The Origin of Revin’s Heart
Rewriting the Rules is the final novelette of Revin’s Heart, my steampunky fantasy adventure with pirates and airships and a trans protagonist, available on June 23 from Water Dragon Publishing.
When I started writing what became The Third Time’s the Charm (the first part of Revin’s Heart), I had published several works of speculative fiction with queer and non-binary characters, but all in Esperanto. Charm was the among the first works I tried to publish in English.
I had a lot of big ideas when I wrote it. It clocked in at around 5000 words — pretty long for a short story. But when my beta readers looked at it they said it didn’t really work as a story. It was exciting, but the ending didn’t really resolve the problems that were raised. I came to realize that I had written (and for a long time tended to write) the first chapters of a book, not a story in itself.
This was in 2004.
A lot of things happened. I put down fiction writing for a few years. But during the pandemic, I started writing again. I wrote a bunch of other stuff, but I still remembered Charm and wanted to finish what I had started. With what I had learned in the interim. I pulled the manuscript back out, blew off the dust, and began revising. I simplified what was there, and added a story arc that could be resolved with a few thousand more words. The final manuscript clocked in at 8000 words. The larger story was still there, implicit in where the story stopped. But what was left, told a single, coherent story with a satisfying resolution.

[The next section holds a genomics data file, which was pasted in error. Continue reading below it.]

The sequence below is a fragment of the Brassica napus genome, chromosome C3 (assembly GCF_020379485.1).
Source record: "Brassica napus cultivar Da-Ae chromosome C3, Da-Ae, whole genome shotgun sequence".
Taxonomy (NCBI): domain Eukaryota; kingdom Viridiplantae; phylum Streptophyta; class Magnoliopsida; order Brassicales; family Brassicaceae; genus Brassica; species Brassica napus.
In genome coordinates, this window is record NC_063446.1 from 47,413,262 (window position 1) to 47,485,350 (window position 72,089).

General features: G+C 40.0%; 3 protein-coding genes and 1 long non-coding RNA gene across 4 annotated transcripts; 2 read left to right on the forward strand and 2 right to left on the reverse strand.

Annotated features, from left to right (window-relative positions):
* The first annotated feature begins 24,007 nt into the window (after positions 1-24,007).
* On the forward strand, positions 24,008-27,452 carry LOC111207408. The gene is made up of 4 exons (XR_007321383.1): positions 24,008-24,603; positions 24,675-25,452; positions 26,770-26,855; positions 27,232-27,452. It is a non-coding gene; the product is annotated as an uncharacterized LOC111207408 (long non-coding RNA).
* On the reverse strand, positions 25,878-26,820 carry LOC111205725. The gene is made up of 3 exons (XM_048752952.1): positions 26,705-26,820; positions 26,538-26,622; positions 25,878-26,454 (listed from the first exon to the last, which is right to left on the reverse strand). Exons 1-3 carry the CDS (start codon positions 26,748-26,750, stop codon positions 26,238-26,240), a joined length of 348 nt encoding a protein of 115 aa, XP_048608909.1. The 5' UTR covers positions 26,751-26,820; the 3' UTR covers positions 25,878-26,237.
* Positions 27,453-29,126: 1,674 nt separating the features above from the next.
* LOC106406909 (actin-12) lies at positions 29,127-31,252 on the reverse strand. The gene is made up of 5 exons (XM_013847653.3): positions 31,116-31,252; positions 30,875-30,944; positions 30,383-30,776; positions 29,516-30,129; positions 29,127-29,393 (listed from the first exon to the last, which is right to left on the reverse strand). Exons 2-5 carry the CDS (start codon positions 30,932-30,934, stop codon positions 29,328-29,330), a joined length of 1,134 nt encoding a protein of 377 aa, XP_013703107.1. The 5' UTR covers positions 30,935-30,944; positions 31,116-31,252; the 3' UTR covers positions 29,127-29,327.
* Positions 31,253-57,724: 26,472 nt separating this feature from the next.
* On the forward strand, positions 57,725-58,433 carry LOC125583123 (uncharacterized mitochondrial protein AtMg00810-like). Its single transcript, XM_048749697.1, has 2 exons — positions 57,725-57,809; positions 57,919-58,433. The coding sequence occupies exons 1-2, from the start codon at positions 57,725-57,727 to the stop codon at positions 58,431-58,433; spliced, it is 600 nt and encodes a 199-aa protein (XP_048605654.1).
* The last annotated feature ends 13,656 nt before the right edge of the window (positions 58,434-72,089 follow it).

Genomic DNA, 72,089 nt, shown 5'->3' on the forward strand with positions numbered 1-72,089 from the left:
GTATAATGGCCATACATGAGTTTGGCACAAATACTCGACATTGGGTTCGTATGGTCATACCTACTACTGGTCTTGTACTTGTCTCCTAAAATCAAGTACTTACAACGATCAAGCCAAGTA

I had been submitting my new stories all summer while I, little-by-little, worked my way through revising Charm. But I had only stacked up a respectable list of rejections thus far. When I attended Readercon, I met with the managing editor from Water Dragon Publishing who mentioned a “Dragon Gems” program that accepted novelettes. I had just wrapped up my revisions and hadn’t yet found another venue for submitting it, so I sent it off to them. The story got good reviews and was accepted for publication. My debut work!!
I was encouraged enough that, when I had free time to write again, I started working on a sequel and shared my interest in writing a series of novelettes to tell the rest of the story. After some discussion, the editor offered me the opportunity to publish the rest of the story over the course of the following year. As a new author, I was ignorant of how monumental an offer this was to make to a new, untried writer. But I leapt at the chance and, over the following three months, I wrote the rest of the novelettes.